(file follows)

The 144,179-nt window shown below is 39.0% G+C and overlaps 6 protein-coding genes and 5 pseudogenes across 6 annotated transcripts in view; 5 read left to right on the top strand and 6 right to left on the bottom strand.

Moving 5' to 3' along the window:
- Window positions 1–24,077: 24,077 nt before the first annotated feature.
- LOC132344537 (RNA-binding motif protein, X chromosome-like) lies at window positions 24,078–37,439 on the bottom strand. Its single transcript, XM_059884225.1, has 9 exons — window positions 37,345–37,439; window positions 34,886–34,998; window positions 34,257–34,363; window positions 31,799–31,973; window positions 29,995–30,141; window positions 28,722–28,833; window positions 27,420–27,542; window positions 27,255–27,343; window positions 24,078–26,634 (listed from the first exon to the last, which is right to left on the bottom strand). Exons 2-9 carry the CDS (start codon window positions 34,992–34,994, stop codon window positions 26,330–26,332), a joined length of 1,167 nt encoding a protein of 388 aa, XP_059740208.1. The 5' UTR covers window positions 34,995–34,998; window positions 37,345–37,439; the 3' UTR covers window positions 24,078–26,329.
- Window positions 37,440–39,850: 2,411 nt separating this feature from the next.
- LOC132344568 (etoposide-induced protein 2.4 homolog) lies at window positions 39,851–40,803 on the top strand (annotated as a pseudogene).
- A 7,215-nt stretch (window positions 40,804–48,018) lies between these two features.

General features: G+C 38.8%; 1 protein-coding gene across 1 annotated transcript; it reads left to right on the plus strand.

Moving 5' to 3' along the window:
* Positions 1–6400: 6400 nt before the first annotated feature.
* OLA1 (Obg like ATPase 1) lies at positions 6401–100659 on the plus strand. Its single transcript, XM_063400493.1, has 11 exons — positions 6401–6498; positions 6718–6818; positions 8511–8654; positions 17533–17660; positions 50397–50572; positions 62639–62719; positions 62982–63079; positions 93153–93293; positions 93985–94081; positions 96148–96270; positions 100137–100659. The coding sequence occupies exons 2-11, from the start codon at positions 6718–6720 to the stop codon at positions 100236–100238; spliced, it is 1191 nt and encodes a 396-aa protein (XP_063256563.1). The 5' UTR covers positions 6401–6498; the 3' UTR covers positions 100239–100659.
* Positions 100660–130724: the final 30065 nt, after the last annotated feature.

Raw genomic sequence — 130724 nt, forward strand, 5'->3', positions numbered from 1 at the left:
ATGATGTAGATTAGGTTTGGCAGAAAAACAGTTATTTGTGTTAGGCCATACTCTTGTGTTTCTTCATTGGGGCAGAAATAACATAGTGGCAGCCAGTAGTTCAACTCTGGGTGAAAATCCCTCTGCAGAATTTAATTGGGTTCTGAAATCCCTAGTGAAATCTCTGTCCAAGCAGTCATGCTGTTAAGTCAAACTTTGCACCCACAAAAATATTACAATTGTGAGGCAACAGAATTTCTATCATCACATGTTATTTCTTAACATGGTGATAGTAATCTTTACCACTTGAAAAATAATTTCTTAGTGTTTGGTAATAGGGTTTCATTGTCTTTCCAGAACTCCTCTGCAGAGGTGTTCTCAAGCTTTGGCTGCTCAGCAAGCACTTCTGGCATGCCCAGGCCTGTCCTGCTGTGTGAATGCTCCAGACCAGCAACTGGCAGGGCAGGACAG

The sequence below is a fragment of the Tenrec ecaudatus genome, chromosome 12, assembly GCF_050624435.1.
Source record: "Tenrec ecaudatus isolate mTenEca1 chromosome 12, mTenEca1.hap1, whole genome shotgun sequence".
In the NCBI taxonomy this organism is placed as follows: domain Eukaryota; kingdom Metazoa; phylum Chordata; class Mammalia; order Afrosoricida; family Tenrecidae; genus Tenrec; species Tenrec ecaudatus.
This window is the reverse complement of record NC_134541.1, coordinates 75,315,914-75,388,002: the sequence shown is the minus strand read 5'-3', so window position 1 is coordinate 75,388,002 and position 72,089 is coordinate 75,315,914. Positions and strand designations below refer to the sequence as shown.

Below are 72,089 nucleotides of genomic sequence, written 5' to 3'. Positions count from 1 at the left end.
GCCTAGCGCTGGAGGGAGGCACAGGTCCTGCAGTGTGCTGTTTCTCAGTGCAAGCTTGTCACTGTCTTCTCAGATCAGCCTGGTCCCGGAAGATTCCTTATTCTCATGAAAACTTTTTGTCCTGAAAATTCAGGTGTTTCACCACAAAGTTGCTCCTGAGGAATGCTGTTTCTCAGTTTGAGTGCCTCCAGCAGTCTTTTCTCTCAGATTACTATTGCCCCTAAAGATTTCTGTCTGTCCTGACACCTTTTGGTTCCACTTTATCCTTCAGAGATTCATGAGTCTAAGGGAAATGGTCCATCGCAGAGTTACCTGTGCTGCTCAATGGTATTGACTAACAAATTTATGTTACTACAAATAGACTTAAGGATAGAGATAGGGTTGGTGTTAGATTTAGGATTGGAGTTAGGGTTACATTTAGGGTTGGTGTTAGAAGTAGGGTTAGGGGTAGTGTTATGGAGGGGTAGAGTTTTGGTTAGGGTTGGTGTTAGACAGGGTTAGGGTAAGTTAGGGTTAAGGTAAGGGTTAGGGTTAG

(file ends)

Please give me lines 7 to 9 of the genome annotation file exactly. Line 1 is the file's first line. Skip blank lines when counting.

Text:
- A 7,215-nt stretch (window positions 40,804–48,018) lies between these two features.

General features: G+C 38.8%; 1 protein-coding gene across 1 annotated transcript; it reads left to right on the plus strand.

Moving 5' to 3' along the window: